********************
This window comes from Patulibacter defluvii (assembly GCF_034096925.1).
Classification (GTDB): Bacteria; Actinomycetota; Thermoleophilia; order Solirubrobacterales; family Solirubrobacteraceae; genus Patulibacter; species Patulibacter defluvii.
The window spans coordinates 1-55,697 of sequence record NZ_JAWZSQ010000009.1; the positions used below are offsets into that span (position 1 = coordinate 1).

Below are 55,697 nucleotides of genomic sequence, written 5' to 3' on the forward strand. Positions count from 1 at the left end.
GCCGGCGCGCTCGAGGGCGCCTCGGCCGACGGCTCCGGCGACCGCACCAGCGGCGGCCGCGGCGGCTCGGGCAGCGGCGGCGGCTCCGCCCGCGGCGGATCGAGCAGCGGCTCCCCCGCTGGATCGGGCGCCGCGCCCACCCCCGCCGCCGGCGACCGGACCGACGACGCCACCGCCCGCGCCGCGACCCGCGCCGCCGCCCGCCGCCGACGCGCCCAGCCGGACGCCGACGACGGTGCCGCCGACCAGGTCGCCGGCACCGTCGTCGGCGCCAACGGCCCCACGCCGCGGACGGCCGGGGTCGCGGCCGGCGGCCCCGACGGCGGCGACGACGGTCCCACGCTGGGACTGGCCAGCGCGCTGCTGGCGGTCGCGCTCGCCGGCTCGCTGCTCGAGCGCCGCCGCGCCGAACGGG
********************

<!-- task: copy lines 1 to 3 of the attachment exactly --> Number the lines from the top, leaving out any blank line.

This window comes from Patulibacter defluvii (assembly GCF_034096925.1).
Classification (GTDB): Bacteria; Actinomycetota; Thermoleophilia; order Solirubrobacterales; family Solirubrobacteraceae; genus Patulibacter; species Patulibacter defluvii.
The window spans coordinates 1-55,697 of sequence record NZ_JAWZSQ010000009.1; the positions used below are offsets into that span (position 1 = coordinate 1).